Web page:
Area school officials are "highly frustrated" as the State Department of Education attempts to roll out the second year of A-F report cards for schools.

Because of calculation errors, the State Department of Education has decided to delay the public release of the grades for each district.

However, some local educators question whether accuracy is possible at all with the current system.

"Parents deserve to know how their school is doing, but they also deserve an accurate representation of the school. These grades aren't it," explains Greenville superintendent Jason Midkiff.

Schools had until Monday to request that the state correct or otherwise verify their new school grade cards. The SDE said it had received 1,133 such requests since Oct. 16, when the state first posted schools' preliminary grade information, and gave local schools 10 days to review them.

However, area school officials have seen grades changed six to 10 times since then by the SDE due to calculation glitches. Since scores were changed Friday, schools were not given much time to review the actual final grades from the SDE.

SDE spokesman Phil Bacharach says school grade cards were, in fact, recalculated Friday and adjusted again shortly thereafter, resulting in grade increases at 300 schools and grade decreases at 87.

"Apparently, there were some changes made that had to do with data verification requests made by districts, and the removal of second-time test-takers that had not been removed by the districts," he says. "There were some additional fixes Saturday morning to something Friday night that should not have occurred."

After the numerous calculation glitches, State Superintendent Dr. Janet Barresi issued an apology to educators for "delay and confusion" in the review process. On Friday, she said her department needed as many as two more weeks before asking the State Board of Education to finalize the report cards and release them to the public.

"In an abundance of caution, the State Department of Education is going to take additional time to guarantee absolute, 100-percent accuracy of the grades," Barresi said.

"Despite two periods in which school districts were to certify assessment results as well as the current review underway, our assessment office is still receiving a number of corrections and changes. To say this has been frustrating is putting it mildly. The A-F report cards are too critical a tool for parents and communities to accept anything less than quality."

At Ardmore City Schools, data was found to be incorrect. On Tuesday, the day after changes were due to SDE, administrators were still waiting on clarifications for things they needed know in order to check the data presented.

"We're not finished asking questions and getting answers," says Ardmore Superintendent Sonny Bates. "If they're going to put out a product, they need to make sure it's a good product with all the "i's" dotted. We've been appealing to Dr. Barresi to get a second look."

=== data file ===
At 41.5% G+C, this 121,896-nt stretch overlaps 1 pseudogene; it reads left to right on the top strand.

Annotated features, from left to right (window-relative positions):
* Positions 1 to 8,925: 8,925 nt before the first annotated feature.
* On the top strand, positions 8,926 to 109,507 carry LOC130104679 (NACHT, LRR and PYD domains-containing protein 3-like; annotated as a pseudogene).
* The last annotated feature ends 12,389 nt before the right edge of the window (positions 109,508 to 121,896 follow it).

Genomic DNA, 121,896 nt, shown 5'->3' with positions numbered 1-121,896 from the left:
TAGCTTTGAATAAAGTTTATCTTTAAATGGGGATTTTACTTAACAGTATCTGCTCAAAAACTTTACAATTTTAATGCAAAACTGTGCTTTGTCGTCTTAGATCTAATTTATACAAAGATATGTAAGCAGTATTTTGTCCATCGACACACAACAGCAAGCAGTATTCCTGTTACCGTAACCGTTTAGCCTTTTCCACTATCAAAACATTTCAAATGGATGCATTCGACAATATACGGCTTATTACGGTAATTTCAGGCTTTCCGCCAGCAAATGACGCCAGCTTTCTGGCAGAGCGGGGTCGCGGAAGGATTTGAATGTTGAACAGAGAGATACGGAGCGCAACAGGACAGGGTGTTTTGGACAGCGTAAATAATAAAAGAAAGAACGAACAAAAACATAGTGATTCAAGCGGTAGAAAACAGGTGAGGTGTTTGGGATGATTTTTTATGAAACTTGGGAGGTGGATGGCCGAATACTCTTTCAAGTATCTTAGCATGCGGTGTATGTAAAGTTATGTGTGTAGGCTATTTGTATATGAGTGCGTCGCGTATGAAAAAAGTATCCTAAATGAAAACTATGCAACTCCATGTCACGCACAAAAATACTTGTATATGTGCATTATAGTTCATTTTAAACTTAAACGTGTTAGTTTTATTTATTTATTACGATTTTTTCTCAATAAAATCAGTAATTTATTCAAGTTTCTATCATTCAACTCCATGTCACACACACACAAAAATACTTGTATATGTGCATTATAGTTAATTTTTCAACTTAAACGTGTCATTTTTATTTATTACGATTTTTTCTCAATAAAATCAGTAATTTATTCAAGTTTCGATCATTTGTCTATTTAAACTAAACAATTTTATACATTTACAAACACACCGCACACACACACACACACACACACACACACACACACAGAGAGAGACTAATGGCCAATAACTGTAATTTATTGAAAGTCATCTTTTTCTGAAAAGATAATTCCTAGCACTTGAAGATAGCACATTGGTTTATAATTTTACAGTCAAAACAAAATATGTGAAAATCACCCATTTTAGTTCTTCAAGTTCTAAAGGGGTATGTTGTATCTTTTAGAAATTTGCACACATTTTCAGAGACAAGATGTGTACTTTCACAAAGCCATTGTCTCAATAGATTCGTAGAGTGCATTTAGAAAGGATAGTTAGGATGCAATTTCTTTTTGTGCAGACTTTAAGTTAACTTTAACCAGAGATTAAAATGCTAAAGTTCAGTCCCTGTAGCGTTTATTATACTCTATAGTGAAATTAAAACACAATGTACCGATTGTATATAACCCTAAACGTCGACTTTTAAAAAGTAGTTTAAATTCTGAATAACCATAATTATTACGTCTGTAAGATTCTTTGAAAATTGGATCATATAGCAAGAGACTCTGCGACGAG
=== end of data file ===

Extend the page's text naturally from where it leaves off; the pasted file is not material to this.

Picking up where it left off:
Yet, a larger issue is the system itself, which has received a lot of criticism since it debuted last school year.

Last year, education policy researchers at the University of Oklahoma and Oklahoma State University released a joint study that said the A-F scores "fall short." With the changes to calculations made by the state legislature and SDE, the researchers have released a new report.

"Our analysis and conclusions were reviewed by two nationally renowned testing and evaluation experts who concurred with our claims. Subsequently, the state made some changes to the system, but the changes do not address the flaws; in fact, the likelihood is that they made them worse," the study read.

Area educators think this research is worth considering.

"We have people who are experts at this saying these grades are meaningless," Midkiff explains. "International experts are recommending that it be scrapped. That's not school superintendents gripping over grades. OU, OSU and (national accountability expert) Robert Linn don't have a stake in this."

Issues found by this year's study include an average of three to six test answers separating A and F schools, some D and F schools scored better in math than B and C schools, and A and B schools are least effective for minority and poor children.

"There's no achievement difference between schools," Midkiff says. "If a parent wants to look at this grade and sees an A school, it needs to be an A school for everyone."

Deadlines or not, area educators will continue to look for solutions to the issues that have arisen with the A-F report cards.

"I've talked to several superintendents," Bates says. "Everyone is open to working with the State Department. I just wish [Barresi] would let us. It's not good when professionals can't work together for the good of the kids."

The Associated Press contributed to this report.